Spicy food in America is becoming more and more popular as more immigrants from more spice oriented cuisines are promoting their dishes while big fast food chains are trying to cash in on Millennials’ taste buds tuned into more spicy food like Wendy’s ghost pepper fries or Jack In The Box’s Sriracha burger to name a few new products. However, my love for spicy food runs in my veins from an unexpected source: my dad. For the longest time, I’ve remembered him unscrewing the tops of red pepper flake containers at pizzerias or hearing from my mom’s Pakistani coworker that she has never seen a white man eat such spicy food. While I liked peppers to a certain extent, I didn’t have the same penchant for colon scorching levels of heat. As I got older, I grew into my tastebuds and quickly realized that I could not only consume mouth-numbing food but also enjoy it (aside from the morning after). I made it my point to try super spicy foods whenever I had the chance, and it has taken me on some unique adventures close to home and others a bit further in Korea and Portland, to name a few locations. Not only have I been to some interesting food challenges, I’ve become a bit of a chili sauce aficionado. So I am writing these new posts to highlight the new hot sauces I’ve tried.
Today’s entry is from the Yucateco hot sauce company, i.e. my favorite hot sauce company. While I thought there only existed one type, the green habanero, little did I know there was an entire hot sauce universe out there waiting to be discovered. This realization happened right by my girlfriend’s apartment, where I found an entire wall of hot sauce just waiting to be sampled. I scoped out the bottles for my beloved green Yucateco only to find it had five other brothers waiting next to him. I picked one up that said “Mayan Kutbil-Ik Sauce”. “Yucateco” in Spanish refers to anything coming from the Yucatan Peninsula in Mexico which is also where the Mayan civilization flourished before the arrival of the Spanish in the 15th Century. Therefore, the Mayan recipe is the ultimate homage to the region, and the name of the sauce, Kutbil-Ik, in the modern Mayan language Nahuatl means “crushed chili”. So, when I first got the bottle home to douse my tacos with a proper hot sauce, I expected a mini-apocalypto in my mouth. However, when the mottled brown sauce tumbled out onto my plate, I could immediately smell a smoky scent with citrus notes wafting off the sauce. My first bite hit my palate with a habanero punch that washed from the tip of my tongue to the back of my throat. Heat in food is normally measured in Scoville units named after Wilbur Scoville who developed the measurement scale. The spice is measured in relation to how much capsicum or the chemical compound found in nature that imparts the spiciness to peppers. Bell peppers have 0 Scoville units and pure capsicum has 16,000,000 Scovile units. This means that pure capsicum has to be diluted 16,000,000 times until there is no detectable spiciness, but obviously this is a very objective system based on peoples’ tolerances. The new high pressure method is much more scientific though. The Kutbil-Ik sauce has roughly 11,600 Scoville units, so to put that in perspective a jalapeno pepper is 2,500-5,000 units. Basically, if you’re not a chili-head, prepare to get lit up like a bonfire. If you are experienced, you’ll find the burn to be fast and furious, but then oddly absent over the long term. However, it not all spice as I encountered the same smokey, slightly garlicky, and super toned down lime tones I smelled from the outset. It really made my meal pop, but it wasn’t the best sauce I’ve ever had.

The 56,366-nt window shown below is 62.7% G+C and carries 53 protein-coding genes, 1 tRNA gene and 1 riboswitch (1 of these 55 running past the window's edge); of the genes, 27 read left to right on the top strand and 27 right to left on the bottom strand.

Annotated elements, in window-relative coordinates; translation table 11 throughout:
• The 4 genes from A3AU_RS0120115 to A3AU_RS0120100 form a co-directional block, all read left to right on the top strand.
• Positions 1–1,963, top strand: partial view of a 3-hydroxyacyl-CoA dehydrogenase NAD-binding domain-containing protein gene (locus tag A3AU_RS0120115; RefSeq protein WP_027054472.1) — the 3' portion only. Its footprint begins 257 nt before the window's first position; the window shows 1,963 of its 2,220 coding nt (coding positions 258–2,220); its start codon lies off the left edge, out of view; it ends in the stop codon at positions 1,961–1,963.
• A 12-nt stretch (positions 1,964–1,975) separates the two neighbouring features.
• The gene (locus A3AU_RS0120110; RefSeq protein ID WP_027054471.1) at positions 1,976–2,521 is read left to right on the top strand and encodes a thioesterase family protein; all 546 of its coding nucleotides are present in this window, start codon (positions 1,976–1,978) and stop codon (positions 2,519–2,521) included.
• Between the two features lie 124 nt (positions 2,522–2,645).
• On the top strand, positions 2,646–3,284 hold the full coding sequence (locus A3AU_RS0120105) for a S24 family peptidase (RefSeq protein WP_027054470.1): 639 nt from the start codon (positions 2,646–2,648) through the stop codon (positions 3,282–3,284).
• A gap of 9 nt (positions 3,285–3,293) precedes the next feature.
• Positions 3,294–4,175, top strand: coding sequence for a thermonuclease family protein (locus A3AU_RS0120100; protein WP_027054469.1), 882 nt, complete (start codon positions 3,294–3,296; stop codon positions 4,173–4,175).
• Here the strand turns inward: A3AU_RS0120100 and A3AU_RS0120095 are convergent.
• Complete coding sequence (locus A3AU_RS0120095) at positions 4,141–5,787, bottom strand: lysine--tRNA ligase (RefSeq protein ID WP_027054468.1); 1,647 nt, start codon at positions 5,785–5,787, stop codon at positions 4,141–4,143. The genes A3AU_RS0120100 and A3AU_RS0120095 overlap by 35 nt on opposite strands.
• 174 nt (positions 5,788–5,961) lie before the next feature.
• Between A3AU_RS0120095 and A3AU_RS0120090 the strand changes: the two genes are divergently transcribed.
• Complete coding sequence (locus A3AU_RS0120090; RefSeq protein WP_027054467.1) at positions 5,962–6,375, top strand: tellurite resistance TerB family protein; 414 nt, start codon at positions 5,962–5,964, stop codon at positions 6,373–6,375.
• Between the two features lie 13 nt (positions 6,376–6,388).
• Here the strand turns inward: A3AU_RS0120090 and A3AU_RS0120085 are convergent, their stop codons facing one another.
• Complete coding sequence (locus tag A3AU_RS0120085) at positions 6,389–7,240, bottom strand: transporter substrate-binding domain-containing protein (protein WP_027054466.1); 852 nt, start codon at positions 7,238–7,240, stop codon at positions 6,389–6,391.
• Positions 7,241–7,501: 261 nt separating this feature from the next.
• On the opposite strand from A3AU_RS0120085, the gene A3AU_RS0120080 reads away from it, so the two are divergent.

Overall: 7/10 A middle of the road habanero sauce that’s good around the house, but is not the be all, end all of hot sauces.